Gilbert K. Chesterson was an English writer, poet, journalist, and theologian born in 1874. He is known to have written over 4,000 essays during his sixty-two years of living, along with multiple books and short stories.
Sometimes, it’s hard to love the unlovely. Sometimes, it seems impossible. “Why should we love someone who is so rude and impolite, anyway? Why don’t we give them what they deserve and be rude right back? Maybe it would teach them not to be rude anymore.” Umm, probably not. Here’s that good ‘ole saying, two wrongs don’t make a right! So what do you do when you encounter an unlovely person? Here’s a little story.
Last weekend, I was at a large event that involved taking a shuttle bus to and from our car which was parked in a cow field half a mile away from the event. At the end of the day, we got in line for the bus and waited for twenty minutes for it to arrive. After the people in front of us got on the bus, the driver told us that there were only five seats left, and there were six people in my group, one too many for the bus. Then the driver began auctioning the five seats off to the people behind us. “Five seats? Anybody for five?”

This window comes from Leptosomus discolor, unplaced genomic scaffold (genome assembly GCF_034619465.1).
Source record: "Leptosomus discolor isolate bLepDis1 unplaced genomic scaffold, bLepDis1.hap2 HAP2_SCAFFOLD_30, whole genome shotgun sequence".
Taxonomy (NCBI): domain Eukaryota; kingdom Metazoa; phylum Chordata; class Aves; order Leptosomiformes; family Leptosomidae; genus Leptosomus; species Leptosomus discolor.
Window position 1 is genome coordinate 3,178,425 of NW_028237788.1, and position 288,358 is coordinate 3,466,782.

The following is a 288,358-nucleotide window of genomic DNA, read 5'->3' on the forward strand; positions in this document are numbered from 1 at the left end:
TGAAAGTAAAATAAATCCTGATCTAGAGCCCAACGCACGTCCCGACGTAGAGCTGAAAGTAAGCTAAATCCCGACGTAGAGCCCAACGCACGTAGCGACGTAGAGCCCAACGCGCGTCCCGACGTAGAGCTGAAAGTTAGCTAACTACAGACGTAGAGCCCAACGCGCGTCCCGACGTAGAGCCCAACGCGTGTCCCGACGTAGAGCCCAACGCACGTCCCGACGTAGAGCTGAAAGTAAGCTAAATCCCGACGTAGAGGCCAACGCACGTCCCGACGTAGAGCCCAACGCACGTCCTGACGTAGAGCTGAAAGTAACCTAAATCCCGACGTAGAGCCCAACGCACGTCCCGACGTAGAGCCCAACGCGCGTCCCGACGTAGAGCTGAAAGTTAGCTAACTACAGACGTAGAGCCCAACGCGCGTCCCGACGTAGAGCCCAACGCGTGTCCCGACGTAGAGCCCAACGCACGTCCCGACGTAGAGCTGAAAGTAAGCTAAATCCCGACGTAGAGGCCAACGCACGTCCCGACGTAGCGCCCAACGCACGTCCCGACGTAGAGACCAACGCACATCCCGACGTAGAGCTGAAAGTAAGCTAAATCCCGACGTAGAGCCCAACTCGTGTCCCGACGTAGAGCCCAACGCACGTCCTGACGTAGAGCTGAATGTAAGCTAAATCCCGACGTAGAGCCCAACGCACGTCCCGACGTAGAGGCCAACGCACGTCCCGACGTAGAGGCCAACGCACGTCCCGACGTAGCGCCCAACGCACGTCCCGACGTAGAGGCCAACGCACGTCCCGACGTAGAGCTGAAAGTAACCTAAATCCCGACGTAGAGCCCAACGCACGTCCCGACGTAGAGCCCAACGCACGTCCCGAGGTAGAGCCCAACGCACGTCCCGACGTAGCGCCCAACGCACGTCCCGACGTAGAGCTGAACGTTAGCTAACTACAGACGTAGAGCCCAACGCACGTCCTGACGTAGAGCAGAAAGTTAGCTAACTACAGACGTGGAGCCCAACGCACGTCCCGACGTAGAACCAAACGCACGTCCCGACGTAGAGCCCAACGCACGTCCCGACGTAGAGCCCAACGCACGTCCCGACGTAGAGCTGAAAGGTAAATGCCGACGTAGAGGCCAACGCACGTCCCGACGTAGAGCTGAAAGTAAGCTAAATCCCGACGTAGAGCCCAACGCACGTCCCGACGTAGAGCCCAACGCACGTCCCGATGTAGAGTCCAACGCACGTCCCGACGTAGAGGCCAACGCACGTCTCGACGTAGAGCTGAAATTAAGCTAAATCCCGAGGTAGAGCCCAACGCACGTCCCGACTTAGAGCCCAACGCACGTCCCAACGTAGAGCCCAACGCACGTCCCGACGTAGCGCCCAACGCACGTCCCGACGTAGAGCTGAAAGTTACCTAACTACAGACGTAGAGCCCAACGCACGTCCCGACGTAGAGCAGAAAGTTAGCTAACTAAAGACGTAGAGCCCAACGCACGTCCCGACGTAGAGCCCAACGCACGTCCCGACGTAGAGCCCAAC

Then, suddenly, he noticed that there were really six seats left on the bus. “Six seats!” He called. Just as he said that, the people behind us jumped in front of us and into the bus. After seeing this, we went to the window to ask the driver why he wouldn’t let us on the bus, but instead give our seats to the people behind us. He looked straight at us, the door closed, and off went the bus, leaving us to walk the half mile in the dark to our car.
I was certainly mad that night. How could someone do something like that and think it was ok? It took me a whole day to stop being angry at the bus man. It got me thinking about loving the unlovely.
I’m sure you’ve all had an experience similar to mine, where you had to deal with an unlovely person. It’s easy to love the lovely, but hard to love the difficult, that’s a fact, and it’s probably true that the unlovely are the ones who need the most love! The question is, what are we supposed to do in these situations? Here are two Bible verses that will answer that question.
Luke 6:27-28 says, “But I say unto you which hear, love your enemies, do good to them which hate you, bless them that curse you, and pray for them which despitefully use you.” KJV
Proverbs 15: 1 “A soft answer turneth away wrath: but grievous words stir up anger.” KJV
Have you ever been in the same kind of situation?
How do you treat unlovely people?
What do you think about the two verses?